Emmanuel Todd is an historian and anthropologist who wrote a book called The Final Fall, in 1976 correctly predicting the fall of the Soviet Union. He may have been the only human to have got that right and got it right so early. In 2002, Todd turned his laser analysis on the United States with the publication of the French edition of After the Empire. Unlike his prescient forecast of the fall of the Soviet Union, he was not alone in predicting the downfall of the United States as an imperial empire. Even I pointed out endlessly to friends, in letters to the editor and emails to newspaper columnist, for whom I still had some fleeting respect, Bush’s pernicious Iraq War besides being immoral, illegal, and unnecessary, would bankrupt the United States. I don’t have a crystal ball. This was bloody obvious. Todd wrote: “As for George W. Bush and his neoconservative helpers, they will go down in history as the grave diggers of the American empire.” This much at least, he got right.
Todd forecasts that Eurasia, including Russia, Europe, and Japan, will join forces economically and isolate an increasingly irrelevant and bankrupt United States. Ouch. Of necessity, Europe and Japan will make peace with Russia, Iran and other countries in the Middle East whose oil they need and who in turn need their exports. Todd uses demographic evidence to flesh out his forecasts.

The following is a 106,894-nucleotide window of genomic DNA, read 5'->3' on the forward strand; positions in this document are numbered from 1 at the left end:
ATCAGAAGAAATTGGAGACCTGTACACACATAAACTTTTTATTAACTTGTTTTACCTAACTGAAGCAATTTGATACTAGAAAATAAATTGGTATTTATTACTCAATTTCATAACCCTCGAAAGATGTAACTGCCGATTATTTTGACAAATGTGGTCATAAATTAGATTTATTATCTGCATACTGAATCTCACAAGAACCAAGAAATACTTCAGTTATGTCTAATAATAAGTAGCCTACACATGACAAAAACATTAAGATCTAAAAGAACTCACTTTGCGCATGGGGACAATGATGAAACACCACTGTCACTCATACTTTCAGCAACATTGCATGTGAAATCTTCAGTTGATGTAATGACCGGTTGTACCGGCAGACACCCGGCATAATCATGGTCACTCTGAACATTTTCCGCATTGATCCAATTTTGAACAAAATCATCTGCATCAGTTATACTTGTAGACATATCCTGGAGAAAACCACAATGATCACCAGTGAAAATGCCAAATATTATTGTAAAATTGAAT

Regards a resurgent Russia, Todd writes: “The existence of a mutually terrifying nuclear threat is still necessary given the current state of uncertainty of American society and its economy. It matters little whether this balance of terror is maintained by the Russians or by the implementation of a European nuclear deterrent force.” Todd reasons that Europe “will need Russia as a counterbalance to emancipate itself from American control.” And “the world is realizing little by little that a diminished Russia is not a source of worry but on the contrary is becoming almost automatically a balancing force in a situation made disturbing by an America that has become too powerful, too predatory, and too erratic in its international actions.”
Todd explains that it has been the policy of the United States to isolate Russia so that our own country could economically and militarily dominate the rest of the world as the only remaining superpower. He predicted back in 2002 that we would fail. How did events play out since the publication of his book?
In 2003, Bush invaded Iraq, a uniquely powerless country which happens to have lots of oil and virtually no conventional military force, ostensibly because of non-existent weapons of mass destruction. Bush entrapped our country in two long and bloody wars and occupations which are still going on all these years, resulting in great loss of life, and depleting out treasury, driving us into bankruptcy both morally and fiscally.